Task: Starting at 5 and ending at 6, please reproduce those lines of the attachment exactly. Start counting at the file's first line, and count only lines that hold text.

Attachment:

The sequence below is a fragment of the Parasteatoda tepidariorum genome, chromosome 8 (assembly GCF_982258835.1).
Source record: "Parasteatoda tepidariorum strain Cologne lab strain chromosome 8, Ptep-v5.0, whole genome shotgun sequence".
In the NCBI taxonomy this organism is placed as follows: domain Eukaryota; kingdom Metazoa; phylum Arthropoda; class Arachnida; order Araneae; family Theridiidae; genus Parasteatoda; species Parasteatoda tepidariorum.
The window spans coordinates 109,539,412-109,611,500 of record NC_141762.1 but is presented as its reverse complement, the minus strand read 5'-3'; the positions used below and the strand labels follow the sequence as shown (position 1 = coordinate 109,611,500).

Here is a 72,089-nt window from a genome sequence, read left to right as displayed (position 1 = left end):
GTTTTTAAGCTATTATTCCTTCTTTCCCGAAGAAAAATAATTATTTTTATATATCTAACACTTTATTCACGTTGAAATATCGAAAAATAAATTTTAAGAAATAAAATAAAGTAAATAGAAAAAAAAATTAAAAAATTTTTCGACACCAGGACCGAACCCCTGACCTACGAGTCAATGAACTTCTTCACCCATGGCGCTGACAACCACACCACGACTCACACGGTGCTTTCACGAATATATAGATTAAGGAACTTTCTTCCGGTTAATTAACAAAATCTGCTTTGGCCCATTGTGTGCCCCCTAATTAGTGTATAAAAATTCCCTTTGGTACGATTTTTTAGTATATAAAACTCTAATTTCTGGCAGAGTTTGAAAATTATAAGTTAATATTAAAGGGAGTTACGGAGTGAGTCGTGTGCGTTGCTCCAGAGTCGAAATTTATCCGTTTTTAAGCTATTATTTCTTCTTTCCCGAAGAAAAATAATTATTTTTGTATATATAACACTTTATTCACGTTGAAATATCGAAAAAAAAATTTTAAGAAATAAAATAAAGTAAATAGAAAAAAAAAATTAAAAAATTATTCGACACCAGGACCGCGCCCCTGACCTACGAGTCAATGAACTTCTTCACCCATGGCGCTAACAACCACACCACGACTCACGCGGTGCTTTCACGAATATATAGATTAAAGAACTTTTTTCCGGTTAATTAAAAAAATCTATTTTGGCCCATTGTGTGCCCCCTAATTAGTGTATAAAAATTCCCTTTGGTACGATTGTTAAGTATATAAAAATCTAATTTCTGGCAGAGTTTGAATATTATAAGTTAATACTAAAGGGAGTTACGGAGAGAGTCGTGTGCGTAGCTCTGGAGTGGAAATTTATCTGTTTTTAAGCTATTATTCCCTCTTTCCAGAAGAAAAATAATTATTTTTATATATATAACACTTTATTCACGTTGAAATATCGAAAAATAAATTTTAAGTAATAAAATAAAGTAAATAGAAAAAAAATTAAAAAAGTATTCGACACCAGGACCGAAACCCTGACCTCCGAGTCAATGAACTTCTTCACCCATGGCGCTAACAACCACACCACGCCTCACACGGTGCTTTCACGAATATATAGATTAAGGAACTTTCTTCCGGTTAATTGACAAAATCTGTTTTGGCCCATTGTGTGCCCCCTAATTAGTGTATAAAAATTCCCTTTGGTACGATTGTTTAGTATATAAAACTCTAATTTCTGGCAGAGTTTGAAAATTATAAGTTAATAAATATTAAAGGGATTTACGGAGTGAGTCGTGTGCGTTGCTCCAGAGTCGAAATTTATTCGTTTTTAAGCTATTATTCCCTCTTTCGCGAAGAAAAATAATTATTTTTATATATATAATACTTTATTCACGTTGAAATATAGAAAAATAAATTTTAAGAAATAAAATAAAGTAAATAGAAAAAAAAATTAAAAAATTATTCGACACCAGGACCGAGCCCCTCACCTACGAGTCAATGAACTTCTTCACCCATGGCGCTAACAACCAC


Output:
Here is a 72,089-nt window from a genome sequence, read left to right as displayed (position 1 = left end):
GTTTTTAAGCTATTATTCCTTCTTTCCCGAAGAAAAATAATTATTTTTATATATCTAACACTTTATTCACGTTGAAATATCGAAAAATAAATTTTAAGAAATAAAATAAAGTAAATAGAAAAAAAAATTAAAAAATTTTTCGACACCAGGACCGAACCCCTGACCTACGAGTCAATGAACTTCTTCACCCATGGCGCTGACAACCACACCACGACTCACACGGTGCTTTCACGAATATATAGATTAAGGAACTTTCTTCCGGTTAATTAACAAAATCTGCTTTGGCCCATTGTGTGCCCCCTAATTAGTGTATAAAAATTCCCTTTGGTACGATTTTTTAGTATATAAAACTCTAATTTCTGGCAGAGTTTGAAAATTATAAGTTAATATTAAAGGGAGTTACGGAGTGAGTCGTGTGCGTTGCTCCAGAGTCGAAATTTATCCGTTTTTAAGCTATTATTTCTTCTTTCCCGAAGAAAAATAATTATTTTTGTATATATAACACTTTATTCACGTTGAAATATCGAAAAAAAAATTTTAAGAAATAAAATAAAGTAAATAGAAAAAAAAAATTAAAAAATTATTCGACACCAGGACCGCGCCCCTGACCTACGAGTCAATGAACTTCTTCACCCATGGCGCTAACAACCACACCACGACTCACGCGGTGCTTTCACGAATATATAGATTAAAGAACTTTTTTCCGGTTAATTAAAAAAATCTATTTTGGCCCATTGTGTGCCCCCTAATTAGTGTATAAAAATTCCCTTTGGTACGATTGTTAAGTATATAAAAATCTAATTTCTGGCAGAGTTTGAATATTATAAGTTAATACTAAAGGGAGTTACGGAGAGAGTCGTGTGCGTAGCTCTGGAGTGGAAATTTATCTGTTTTTAAGCTATTATTCCCTCTTTCCAGAAGAAAAATAATTATTTTTATATATATAACACTTTATTCACGTTGAAATATCGAAAAATAAATTTTAAGTAATAAAATAAAGTAAATAGAAAAAAAATTAAAAAAGTATTCGACACCAGGACCGAAACCCTGACCTCCGAGTCAATGAACTTCTTCACCCATGGCGCTAACAACCACACCACGCCTCACACGGTGCTTTCACGAATATATAGATTAAGGAACTTTCTTCCGGTTAATTGACAAAATCTGTTTTGGCCCATTGTGTGCCCCCTAATTAGTGTATAAAAATTCCCTTTGGTACGATTGTTTAGTATATAAAACTCTAATTTCTGGCAGAGTTTGAAAATTATAAGTTAATAAATATTAAAGGGATTTACGGAGTGAGTCGTGTGCGTTGCTCCAGAGTCGAAATTTATTCGTTTTTAAGCTATTATTCCCTCTTTCGCGAAGAAAAATAATTATTTTTATATATATAATACTTTATTCACGTTGAAATATAGAAAAATAAATTTTAAGAAATAAAATAAAGTAAATAGAAAAAAAAATTAAAAAATTATTCGACACCAGGACCGAGCCCCTCACCTACGAGTCAATGAACTTCTTCACCCATGGCGCTAACAACCAC